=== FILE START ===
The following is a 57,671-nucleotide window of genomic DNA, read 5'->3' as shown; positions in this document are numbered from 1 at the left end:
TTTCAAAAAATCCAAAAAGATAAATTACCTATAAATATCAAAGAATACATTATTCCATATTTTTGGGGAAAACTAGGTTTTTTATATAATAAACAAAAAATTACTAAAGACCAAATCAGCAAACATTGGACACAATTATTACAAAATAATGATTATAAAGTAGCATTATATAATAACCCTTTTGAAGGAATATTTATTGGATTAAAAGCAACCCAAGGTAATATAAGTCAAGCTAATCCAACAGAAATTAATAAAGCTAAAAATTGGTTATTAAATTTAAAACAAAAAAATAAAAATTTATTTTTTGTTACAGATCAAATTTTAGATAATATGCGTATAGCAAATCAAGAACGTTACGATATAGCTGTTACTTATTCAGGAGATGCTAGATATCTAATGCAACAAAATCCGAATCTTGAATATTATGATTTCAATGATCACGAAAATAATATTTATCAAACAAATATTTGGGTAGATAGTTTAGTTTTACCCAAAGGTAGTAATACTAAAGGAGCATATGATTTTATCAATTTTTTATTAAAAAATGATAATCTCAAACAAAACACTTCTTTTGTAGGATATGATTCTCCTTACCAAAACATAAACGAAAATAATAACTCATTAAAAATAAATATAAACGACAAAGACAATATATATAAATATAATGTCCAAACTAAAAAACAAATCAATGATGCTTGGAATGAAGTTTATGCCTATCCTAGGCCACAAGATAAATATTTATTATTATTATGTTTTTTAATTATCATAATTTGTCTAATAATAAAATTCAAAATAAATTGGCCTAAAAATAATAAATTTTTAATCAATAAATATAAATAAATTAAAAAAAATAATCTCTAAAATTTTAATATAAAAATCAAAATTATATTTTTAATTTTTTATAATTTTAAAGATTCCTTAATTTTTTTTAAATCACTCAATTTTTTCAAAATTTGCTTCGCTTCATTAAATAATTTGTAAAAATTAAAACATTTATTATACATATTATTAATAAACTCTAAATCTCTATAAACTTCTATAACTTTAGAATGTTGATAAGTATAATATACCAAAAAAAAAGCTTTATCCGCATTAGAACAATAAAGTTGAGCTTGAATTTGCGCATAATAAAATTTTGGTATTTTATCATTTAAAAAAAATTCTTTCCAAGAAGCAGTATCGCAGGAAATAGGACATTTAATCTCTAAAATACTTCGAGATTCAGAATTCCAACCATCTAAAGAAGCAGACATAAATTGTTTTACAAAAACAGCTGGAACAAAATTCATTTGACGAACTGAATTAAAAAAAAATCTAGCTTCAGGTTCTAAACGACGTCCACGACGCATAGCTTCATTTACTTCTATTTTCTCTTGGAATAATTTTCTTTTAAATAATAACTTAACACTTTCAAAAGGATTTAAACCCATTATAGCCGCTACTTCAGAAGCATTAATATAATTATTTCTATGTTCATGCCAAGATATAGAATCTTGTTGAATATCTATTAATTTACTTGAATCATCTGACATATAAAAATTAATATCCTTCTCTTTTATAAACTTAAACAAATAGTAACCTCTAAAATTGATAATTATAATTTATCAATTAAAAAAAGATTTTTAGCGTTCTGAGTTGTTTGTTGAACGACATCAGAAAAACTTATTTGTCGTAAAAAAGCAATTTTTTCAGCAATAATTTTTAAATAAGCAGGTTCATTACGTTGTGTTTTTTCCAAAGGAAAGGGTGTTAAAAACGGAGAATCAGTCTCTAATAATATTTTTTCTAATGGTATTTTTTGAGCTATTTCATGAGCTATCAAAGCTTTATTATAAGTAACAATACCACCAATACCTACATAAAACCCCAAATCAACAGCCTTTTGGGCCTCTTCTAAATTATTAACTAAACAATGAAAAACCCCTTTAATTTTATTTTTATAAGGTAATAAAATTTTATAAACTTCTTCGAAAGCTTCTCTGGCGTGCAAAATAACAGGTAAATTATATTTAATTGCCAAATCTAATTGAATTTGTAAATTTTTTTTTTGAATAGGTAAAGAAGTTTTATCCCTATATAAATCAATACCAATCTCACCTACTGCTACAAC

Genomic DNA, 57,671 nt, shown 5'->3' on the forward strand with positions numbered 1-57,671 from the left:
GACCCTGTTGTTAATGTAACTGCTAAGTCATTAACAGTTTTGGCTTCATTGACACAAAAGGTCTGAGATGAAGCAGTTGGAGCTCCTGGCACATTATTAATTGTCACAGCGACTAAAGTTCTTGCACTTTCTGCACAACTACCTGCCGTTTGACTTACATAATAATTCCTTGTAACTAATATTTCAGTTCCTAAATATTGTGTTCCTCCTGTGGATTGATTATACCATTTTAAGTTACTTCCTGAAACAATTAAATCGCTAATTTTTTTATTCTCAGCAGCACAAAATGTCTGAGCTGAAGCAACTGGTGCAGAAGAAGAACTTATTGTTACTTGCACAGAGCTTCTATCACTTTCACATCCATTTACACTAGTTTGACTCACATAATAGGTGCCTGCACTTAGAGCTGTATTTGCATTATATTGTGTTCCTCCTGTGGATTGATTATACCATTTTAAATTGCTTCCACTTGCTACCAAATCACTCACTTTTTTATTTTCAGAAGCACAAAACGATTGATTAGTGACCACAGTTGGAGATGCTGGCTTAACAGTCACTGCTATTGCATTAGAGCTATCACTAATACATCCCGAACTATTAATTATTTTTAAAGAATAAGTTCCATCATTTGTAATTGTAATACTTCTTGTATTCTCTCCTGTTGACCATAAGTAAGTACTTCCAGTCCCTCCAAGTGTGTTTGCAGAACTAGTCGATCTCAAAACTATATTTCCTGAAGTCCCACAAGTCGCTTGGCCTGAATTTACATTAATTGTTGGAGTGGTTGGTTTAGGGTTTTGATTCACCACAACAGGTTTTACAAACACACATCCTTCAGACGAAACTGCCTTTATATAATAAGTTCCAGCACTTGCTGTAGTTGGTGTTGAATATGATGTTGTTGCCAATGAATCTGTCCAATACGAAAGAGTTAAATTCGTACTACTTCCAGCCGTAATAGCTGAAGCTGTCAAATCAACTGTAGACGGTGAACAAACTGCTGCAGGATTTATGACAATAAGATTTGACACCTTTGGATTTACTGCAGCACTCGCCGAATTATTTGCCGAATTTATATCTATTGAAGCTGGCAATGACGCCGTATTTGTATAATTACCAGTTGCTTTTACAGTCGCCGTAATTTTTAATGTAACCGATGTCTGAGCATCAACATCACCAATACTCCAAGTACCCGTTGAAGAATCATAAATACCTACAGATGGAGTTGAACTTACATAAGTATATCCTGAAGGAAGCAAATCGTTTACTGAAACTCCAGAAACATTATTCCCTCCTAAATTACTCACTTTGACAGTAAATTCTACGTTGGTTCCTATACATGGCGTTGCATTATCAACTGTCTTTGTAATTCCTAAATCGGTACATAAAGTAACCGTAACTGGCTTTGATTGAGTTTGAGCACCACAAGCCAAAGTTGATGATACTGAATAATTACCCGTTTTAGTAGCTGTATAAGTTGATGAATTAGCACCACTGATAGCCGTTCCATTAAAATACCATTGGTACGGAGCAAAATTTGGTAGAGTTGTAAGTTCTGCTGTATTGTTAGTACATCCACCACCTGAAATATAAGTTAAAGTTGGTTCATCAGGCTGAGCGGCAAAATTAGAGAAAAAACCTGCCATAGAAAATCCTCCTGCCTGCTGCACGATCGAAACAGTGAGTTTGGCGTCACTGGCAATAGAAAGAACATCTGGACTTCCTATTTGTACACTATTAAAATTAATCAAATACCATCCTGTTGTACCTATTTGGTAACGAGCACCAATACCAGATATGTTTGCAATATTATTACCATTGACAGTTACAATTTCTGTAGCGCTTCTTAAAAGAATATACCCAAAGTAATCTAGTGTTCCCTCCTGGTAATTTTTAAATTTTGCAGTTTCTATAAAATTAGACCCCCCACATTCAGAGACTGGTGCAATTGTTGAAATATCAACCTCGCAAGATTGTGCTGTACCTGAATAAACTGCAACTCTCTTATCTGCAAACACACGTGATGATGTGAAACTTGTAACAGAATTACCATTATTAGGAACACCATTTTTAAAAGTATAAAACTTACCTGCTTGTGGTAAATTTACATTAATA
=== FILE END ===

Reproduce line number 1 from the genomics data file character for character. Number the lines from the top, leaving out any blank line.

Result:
The following is a 57,671-nucleotide window of genomic DNA, read 5'->3' as shown; positions in this document are numbered from 1 at the left end: